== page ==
Should you do your cardio on an empty stomach or should you eat first? There are a lot of divergent opinions on this topic. Here is what the research says and my opinion.
Cons of Fasted Cardio
Corisol, the fight or flight hormone, is at it’s highest in the morning. Morning fasted cardio can lead to a higher cortisol response than “fed” cardio. Since cortisol is highest in the morning, then doing fasted cardio can cause it to go even higher.
Why is this potentially bad? The primary function of cortisol is to mobilize stored energy (body fat). So, wouldn’t this be a good thing – to increase it with your cardio? Yes, but it will have a potentially more pronounced negative effect on muscle mass, and that makes things worse. Fasted cardio can directly lead to muscle breakdown, by a decrease in muscle protein synthesis. It can also decrease nutrient uptake by the muscles.
In addition to potentially impacting muscle mass, cortisol levels that stay elevated will lead to metabolic slowdown, and this is really bad. Rather than go into the science behind this, I’ll just mention briefly that the cause is by messing with the thyroid hormone and it’s natural conversions. When thyroid gets messed up, metabolism slows down, and you burn less overall calories. Not good for fat loss.
And to make matters worse, constantly high cortisol can also screw up your how your insulin works, and in some cases lead you down the path of insulin resistance. The more insulin resistant you are, the harder it is to lose fat.
The type of cardio you do plays a role in the equation. High intensity fasted cardio (HIIT) is not an optimal choice because this type of training inherently relies more on glucose for fuel and it will raise cortisol even more. A low intensity workout is a better option to keep cortisol in check.
Pros of Fasted Cardio
There are numerous studies comparing fasted vs. fed cardio. For the most part, there is very little difference shown in terms of fat burned. However, a recent study found something very interesting that was never really explored before. In this study published in the American Journal of Physiology (Yung-Chih Chen et al. 2017), the researchers found that when cardio is performed fasted, it increases the level of certain enzymes that are responsible for the mobilization of fat and its use for fuel. What does this mean? It means that while it doesn’t necessarily burn more calories for fat loss, it rather programs the body to rely more easily on fats for fuel. In other words, it sets up your metabolism to burn fat more easily.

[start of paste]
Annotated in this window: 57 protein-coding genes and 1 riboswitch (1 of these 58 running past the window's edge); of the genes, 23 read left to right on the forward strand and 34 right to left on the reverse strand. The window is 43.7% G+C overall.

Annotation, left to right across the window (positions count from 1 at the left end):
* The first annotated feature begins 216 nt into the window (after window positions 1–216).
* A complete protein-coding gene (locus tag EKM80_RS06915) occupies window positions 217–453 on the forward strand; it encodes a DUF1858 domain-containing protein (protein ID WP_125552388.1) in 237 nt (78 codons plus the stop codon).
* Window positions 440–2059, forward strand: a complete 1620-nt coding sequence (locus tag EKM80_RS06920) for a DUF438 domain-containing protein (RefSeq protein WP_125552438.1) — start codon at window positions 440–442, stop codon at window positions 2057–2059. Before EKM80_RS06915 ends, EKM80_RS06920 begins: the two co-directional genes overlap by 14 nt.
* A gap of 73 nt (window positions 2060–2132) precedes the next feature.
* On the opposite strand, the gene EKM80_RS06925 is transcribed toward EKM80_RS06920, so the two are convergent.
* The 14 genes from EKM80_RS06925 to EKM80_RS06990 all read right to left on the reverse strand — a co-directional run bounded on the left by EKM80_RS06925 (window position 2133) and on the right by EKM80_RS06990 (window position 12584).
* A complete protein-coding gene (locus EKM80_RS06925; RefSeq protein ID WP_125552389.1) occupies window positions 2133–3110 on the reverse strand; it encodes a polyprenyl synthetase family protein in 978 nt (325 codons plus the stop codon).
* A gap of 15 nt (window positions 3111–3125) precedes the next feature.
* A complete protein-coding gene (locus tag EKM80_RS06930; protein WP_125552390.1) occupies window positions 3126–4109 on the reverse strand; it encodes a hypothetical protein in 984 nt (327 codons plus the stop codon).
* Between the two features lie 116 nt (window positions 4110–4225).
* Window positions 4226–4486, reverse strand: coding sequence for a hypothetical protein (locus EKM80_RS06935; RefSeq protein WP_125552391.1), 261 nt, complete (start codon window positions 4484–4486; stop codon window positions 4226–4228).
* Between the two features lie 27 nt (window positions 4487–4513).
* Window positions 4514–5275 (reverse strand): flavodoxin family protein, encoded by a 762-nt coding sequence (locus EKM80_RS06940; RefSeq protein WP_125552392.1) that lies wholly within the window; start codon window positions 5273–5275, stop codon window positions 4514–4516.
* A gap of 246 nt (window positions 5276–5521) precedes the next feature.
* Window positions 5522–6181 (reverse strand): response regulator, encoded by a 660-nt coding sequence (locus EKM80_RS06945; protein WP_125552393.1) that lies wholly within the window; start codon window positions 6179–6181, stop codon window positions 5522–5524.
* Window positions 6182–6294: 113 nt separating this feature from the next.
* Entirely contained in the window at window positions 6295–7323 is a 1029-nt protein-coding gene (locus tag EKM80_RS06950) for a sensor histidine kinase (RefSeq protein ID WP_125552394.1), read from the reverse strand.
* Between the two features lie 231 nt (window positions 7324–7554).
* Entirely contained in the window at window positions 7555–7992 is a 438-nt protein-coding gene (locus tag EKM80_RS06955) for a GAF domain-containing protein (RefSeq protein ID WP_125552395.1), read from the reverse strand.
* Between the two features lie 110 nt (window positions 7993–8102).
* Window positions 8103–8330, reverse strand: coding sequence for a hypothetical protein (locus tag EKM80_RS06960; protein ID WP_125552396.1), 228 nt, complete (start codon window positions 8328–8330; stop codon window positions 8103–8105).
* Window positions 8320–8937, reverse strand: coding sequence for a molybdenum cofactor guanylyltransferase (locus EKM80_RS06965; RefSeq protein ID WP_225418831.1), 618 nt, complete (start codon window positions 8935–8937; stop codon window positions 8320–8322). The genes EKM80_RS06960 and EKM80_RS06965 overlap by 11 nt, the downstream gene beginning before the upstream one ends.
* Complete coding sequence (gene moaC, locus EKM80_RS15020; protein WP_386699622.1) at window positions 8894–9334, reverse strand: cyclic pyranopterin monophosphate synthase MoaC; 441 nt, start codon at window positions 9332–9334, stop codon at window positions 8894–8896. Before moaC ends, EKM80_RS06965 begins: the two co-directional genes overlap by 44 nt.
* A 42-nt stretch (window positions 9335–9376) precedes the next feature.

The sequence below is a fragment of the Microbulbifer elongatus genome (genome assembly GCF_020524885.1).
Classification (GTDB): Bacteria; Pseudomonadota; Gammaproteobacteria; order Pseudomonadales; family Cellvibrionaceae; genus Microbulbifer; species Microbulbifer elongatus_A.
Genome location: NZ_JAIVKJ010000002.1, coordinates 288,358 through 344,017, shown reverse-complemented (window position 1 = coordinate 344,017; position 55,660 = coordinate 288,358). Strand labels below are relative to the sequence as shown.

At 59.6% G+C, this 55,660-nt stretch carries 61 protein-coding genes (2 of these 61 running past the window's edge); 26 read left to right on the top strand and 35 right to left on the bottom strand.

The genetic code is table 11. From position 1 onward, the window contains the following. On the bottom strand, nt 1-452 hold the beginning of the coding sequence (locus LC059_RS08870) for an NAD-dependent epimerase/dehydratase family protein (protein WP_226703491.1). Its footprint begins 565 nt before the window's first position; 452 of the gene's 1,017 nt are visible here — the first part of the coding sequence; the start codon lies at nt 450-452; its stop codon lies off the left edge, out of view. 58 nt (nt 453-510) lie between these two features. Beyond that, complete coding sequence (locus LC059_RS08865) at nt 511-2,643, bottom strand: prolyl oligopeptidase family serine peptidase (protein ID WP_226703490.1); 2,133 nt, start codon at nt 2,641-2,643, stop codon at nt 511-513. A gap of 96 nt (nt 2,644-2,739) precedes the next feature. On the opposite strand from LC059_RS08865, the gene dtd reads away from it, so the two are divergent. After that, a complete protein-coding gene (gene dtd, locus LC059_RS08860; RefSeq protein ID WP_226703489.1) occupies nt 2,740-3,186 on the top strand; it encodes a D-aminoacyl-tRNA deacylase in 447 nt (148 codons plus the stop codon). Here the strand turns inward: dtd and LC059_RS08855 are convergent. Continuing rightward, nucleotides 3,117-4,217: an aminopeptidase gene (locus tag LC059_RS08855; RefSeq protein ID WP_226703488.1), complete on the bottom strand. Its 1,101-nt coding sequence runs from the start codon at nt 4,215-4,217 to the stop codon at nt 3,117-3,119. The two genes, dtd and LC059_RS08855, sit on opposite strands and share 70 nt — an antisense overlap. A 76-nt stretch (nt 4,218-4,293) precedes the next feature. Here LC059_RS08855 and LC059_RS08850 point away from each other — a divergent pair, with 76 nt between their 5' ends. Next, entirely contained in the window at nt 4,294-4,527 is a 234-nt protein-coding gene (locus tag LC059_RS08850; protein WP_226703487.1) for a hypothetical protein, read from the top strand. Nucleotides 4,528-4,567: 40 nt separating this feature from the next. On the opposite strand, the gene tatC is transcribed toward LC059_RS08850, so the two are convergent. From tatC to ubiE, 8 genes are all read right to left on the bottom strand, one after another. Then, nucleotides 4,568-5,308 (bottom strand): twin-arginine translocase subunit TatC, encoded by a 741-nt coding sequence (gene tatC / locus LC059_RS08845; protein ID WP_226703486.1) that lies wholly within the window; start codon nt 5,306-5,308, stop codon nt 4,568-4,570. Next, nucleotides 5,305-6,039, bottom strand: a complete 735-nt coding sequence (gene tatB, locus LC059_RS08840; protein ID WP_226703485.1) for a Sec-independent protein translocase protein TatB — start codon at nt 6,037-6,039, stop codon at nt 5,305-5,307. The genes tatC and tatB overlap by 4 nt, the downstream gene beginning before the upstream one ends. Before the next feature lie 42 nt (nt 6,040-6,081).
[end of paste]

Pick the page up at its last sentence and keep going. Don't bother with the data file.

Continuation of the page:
This is particularly relevant for those who have a hard time losing fat despite training and eating clean. These folks tend to be quite efficient at using stored glycogen for fuel, and are thus inefficient at mobilizing stored body fat for energy. For these people, fasted cardio could very well be a great way to re-program the body to rely more easily on body fat for fuel.
What Kind of Fasted Cardio
Since the goal of fasted cardio is not necessarily to burn more calories, but rather to program the body to be more efficient at mobilizing fat for fuel, and thus to burn more overall fat over the course of a full day, then you should use a form of cardio that doesn’t rely on glucose. If you do anything too intensely, the body will be stimulated to rely on glucose. As such, the optimal choice is low intensity cardio.
The best way to describe this is basically a brisk walking pace. And as mentioned above, lower intensity means less cortisol release, which reduces the negative impacts of fasted cardio. Research suggests that anywhere from 25 minutes to 1 hour is good, depending on your personal goals. The key is to have the right frame of mind when you get started in the morning.
Fasted cardio is NOT a direct fat loss tool with the purpose of burning calories. Fasted cardio is an INVESTMENT in re-programming your body to make future fat loss more efficient.